The four largest US airlines collectively earned a net profit of more than $10 billion in 2018. Three months into 2020 and mere weeks after the onset of America’s Coronavirus scare they are looking for a bailout.
Airlines have been forced to cancel thousands of planned flights both as part of containment measures and because few people want to be in close proximity to travelers from who-knows-where as they pass through airport terminals and airline cabins. Revenue forecasts have not been updated but they must be plummeting. Delta alone has announced plans to cut flights by 40 percent and park 300 airplanes.
But airlines have high fixed costs. Even when passengers are not buying tickets, the companies still must make lease payments on airplanes that are not generating revenue. Employees must still be paid unless the crisis extends long enough to justify furloughs. Even furloughs entail costs for retraining crews. For the moment, Delta and its pilot union have agreed to a plan to allow some pilots to voluntarily take time off with partial pay as a stopgap measure.
Even with cost-cutting, the airlines will be burning through their cash reserves at an alarming rate. Industry groups say that most of the world’s airlines will be bankrupt by May.
The situation is similar to what occurred after the September 11 attacks when airlines were shut down for several days and then the public avoided flying. Despite a $15 billion federal bailout, a wave of airline bankruptcies occurred in the years following the terrorist attacks. This year, the leaner airlines will benefit from the reorganizations that resulted from those bankruptcies.
This year, the airlines are also asking for much more than the $15 billion they received 19 years ago. Airlines are currently seeking a $50 billion package that includes grant money, loan guarantees, and tax relief.
The Trump Administration appears ready to sign onto the plan.
“As far as the airlines are concerned, the airlines, we’re going to back the airlines 100 percent,” President Trump said yesterday. “It’s not their fault. We’ve told the airlines we’re going to help them. We’re going to be helping them very much. It’s very important.”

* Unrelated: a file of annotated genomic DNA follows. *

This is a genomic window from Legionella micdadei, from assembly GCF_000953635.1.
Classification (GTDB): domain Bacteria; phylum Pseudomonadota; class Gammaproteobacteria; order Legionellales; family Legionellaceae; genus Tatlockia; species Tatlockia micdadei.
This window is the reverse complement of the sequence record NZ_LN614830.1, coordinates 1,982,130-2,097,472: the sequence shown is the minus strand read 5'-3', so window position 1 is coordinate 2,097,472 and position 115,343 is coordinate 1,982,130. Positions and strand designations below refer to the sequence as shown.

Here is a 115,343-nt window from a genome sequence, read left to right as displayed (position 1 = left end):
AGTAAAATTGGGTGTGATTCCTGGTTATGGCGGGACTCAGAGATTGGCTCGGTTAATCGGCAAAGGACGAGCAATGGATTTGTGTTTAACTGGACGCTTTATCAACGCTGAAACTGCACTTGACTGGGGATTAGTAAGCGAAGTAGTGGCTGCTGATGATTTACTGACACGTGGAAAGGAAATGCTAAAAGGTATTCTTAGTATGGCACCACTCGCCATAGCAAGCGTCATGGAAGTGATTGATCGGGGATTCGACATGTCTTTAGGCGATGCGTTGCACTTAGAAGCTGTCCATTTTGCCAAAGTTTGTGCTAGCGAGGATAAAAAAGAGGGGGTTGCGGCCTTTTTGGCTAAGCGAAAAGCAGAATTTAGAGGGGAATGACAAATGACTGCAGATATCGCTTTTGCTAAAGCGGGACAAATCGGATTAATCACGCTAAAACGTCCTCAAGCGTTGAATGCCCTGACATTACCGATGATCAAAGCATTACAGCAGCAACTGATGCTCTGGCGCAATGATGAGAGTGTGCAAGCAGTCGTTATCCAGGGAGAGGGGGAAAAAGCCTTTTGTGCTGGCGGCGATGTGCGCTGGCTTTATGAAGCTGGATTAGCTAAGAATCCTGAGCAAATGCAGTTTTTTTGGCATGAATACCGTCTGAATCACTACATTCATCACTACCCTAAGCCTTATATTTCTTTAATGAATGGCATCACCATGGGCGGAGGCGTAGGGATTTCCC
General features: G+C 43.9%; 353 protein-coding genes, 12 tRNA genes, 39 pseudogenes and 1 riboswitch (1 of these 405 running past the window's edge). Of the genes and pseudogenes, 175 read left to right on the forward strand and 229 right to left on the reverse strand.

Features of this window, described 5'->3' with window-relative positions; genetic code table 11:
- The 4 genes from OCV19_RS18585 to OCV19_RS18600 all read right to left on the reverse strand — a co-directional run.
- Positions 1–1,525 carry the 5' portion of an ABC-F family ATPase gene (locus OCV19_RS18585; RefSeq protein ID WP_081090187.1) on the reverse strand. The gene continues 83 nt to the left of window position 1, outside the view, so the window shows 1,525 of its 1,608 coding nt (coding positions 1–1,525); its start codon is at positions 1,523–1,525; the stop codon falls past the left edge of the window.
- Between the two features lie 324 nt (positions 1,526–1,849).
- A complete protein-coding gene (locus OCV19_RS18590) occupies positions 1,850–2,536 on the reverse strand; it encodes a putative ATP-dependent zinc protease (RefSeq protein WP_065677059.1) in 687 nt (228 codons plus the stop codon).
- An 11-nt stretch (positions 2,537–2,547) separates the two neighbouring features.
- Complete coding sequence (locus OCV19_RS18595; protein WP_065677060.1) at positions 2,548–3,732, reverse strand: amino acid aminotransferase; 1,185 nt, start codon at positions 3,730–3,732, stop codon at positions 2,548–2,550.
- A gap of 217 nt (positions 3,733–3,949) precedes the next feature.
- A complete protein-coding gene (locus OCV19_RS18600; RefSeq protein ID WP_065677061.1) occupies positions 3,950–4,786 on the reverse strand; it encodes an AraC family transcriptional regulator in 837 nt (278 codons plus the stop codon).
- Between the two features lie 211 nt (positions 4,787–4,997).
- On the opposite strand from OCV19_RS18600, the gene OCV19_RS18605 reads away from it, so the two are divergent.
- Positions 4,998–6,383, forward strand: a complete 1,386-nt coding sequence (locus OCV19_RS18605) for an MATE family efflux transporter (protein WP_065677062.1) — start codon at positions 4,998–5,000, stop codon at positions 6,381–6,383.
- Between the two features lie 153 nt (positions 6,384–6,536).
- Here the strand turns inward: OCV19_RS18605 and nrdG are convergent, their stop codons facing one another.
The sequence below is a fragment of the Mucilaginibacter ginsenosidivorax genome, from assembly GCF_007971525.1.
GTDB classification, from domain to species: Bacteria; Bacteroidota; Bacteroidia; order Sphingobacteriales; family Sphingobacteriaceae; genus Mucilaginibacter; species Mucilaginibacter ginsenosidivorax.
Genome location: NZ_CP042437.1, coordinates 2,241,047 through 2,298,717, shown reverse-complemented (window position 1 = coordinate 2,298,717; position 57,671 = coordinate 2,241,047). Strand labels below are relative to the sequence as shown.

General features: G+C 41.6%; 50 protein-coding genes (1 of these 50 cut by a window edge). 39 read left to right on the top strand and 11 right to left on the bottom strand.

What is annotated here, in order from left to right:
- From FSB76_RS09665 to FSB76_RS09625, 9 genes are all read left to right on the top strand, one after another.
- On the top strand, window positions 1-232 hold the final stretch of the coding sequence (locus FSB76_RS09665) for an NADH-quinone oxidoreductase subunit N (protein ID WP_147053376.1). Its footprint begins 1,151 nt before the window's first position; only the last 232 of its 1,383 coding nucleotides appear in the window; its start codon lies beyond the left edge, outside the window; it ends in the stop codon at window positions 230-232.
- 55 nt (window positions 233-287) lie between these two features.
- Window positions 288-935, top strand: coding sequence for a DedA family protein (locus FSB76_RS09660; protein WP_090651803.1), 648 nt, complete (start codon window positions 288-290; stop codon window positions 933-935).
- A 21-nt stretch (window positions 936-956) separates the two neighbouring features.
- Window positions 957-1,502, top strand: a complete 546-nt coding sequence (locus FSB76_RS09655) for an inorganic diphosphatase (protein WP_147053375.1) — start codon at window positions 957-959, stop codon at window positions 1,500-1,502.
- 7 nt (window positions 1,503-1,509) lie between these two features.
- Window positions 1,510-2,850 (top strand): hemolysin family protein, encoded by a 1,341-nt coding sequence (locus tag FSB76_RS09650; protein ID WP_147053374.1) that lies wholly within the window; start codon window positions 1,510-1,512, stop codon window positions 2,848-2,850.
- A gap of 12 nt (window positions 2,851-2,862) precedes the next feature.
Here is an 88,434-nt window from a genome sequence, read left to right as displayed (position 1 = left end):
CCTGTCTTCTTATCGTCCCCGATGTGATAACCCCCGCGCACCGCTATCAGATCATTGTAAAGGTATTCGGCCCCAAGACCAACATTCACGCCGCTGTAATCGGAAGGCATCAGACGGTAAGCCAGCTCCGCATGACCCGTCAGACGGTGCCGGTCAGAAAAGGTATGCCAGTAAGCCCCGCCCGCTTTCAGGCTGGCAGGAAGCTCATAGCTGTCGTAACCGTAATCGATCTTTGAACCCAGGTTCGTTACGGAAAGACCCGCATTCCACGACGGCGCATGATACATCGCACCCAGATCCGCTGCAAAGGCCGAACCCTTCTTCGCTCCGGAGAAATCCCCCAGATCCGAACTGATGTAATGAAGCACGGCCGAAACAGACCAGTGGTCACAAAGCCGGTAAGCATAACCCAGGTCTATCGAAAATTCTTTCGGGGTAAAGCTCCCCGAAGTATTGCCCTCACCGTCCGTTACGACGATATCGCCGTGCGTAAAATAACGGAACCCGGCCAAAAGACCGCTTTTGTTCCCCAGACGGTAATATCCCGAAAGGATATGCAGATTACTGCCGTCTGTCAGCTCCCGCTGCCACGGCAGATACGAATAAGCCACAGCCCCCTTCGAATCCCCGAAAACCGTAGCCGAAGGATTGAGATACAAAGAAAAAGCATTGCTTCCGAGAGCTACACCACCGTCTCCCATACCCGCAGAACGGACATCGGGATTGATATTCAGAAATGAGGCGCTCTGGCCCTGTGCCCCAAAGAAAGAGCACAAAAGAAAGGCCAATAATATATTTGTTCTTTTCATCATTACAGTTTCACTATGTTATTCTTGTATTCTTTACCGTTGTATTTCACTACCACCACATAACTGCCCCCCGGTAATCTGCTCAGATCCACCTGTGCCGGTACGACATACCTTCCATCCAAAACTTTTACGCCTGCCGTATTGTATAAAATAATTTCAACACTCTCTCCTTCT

The question is how far the Administration is prepared to go. The effects of the Coronavirus downturn will extend far beyond the travel industry. Movie theaters are shut down, restaurants and bars are closed or are urged to provide carryout and delivery only, and untold numbers of other businesses are being affected as consumers take a wait-and-see attitude to spending on everything except food and toilet paper. Where should the line for federal aid be drawn?
It would be easy – and if we are honest likely – for Congress to choose political considerations over effectiveness in the virus relief bill. In the past, crony capitalism has often ruled the day and we should expect no different in a contentious election year.
In 1887, President Grover Cleveland issued a veto of a bill to provide federal funds for drought-stricken Texas farmers. In his veto message, Cleveland argued that charity for individuals was not the role of the federal government even though the cause was good.
“I can find no warrant for such an appropriation in the Constitution, and I do not believe that the power and duty of the General Government ought to be extended to the relief of individual suffering which is in no manner properly related to the public service or benefit,” Cleveland said, adding, “The friendliness and charity of our countrymen can always be relied upon to relieve their fellow-citizens in misfortune.”
For better or worse, both parties abandoned Cleveland’s conservatism and reliance on individual charity long ago. And possibly with good reason. A localized drought in Texas is one thing, but a nationwide pandemic is another. It’s impossible for individuals to bail out the airlines or help one another when they are confined to their homes and not earning a paycheck themselves.
“Unlike in 2008, unlike 2001 – there is not one or two particular industries we are talking about, and the economic pain that we as a society are going to face is widespread,” said Matt Dallek, a political history professor at George Washington University. “Because if you bail out the travel industries — well, what about the restaurants and bars that are going to go under? What about the taxi drivers and Uber and Lyft drivers? What about other people who are being laid off in other industries that are threatened.”
A much bigger question is how much a nation that is $23 trillion in debt and that was running a $1 trillion annual deficit before the current crisis can do to bail out its entire economy. Thanks to generations of profligate spending, we may find ourselves moving from a public health crisis to a debt crisis.